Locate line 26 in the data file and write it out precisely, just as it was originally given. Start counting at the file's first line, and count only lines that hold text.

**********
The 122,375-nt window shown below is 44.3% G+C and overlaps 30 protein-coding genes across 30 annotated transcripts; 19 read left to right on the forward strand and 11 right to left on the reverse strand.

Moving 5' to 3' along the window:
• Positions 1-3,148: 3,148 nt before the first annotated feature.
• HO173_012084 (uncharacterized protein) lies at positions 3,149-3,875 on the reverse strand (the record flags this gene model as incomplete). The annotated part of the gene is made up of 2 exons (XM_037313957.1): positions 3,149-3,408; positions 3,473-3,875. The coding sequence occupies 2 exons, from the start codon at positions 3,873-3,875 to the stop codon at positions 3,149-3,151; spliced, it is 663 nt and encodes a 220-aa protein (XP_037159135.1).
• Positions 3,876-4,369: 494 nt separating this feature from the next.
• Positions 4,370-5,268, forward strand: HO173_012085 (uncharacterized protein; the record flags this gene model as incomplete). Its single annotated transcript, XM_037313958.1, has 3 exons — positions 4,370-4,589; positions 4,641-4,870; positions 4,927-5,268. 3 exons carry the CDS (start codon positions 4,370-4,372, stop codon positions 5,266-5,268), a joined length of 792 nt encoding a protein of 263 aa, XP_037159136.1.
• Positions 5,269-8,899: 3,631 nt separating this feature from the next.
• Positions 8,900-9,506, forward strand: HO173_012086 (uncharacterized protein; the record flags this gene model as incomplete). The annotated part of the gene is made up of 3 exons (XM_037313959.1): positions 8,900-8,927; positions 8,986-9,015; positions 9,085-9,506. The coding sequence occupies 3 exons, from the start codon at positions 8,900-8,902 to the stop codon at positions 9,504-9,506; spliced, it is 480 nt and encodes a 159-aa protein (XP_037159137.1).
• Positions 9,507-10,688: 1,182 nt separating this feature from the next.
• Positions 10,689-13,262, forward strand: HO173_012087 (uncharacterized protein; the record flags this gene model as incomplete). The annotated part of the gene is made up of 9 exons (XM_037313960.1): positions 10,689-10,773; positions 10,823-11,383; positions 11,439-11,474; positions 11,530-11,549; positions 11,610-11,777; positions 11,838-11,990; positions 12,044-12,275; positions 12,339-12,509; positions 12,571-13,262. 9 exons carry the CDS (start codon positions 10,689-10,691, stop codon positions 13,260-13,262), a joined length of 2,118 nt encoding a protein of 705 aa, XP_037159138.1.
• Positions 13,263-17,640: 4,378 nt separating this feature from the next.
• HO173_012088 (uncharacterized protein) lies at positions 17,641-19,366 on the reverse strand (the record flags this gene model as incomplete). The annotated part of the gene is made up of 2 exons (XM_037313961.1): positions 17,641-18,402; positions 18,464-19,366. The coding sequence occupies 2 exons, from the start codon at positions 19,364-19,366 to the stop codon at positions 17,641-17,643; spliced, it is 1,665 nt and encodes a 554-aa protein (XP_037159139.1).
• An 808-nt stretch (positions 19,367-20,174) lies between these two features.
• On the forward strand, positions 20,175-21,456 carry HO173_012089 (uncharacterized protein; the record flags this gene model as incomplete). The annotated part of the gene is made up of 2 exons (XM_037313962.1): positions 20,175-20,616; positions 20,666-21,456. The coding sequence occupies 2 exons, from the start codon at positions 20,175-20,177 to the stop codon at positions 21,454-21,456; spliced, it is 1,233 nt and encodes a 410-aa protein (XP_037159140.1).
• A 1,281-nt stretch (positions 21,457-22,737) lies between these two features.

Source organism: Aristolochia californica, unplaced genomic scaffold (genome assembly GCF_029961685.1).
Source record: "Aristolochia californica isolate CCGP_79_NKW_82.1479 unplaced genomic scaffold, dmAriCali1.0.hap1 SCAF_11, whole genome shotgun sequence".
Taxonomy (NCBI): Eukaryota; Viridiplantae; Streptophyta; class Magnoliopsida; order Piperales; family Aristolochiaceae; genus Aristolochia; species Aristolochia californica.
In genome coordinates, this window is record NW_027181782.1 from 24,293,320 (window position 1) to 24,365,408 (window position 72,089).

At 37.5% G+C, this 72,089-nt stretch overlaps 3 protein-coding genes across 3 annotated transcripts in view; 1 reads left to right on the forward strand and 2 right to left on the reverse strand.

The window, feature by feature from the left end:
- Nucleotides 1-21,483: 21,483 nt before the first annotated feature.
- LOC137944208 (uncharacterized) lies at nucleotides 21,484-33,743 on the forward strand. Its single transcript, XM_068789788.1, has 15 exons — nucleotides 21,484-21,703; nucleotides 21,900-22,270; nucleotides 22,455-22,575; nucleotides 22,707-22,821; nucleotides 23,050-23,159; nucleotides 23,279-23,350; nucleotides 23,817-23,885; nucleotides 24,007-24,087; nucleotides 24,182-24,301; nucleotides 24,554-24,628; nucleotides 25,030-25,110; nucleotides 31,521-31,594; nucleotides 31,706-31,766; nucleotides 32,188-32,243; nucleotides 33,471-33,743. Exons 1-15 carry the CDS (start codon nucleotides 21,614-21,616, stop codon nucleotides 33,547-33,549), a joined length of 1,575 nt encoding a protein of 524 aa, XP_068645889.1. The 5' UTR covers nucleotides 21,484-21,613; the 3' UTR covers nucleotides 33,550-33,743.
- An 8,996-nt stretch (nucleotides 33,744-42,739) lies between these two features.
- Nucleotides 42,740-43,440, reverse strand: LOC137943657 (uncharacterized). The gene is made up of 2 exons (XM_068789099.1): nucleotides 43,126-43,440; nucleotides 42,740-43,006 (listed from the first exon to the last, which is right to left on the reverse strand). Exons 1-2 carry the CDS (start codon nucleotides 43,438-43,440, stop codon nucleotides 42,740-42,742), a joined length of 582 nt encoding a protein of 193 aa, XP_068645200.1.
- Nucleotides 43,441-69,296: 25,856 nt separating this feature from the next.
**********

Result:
- Nucleotides 43,441-69,296: 25,856 nt separating this feature from the next.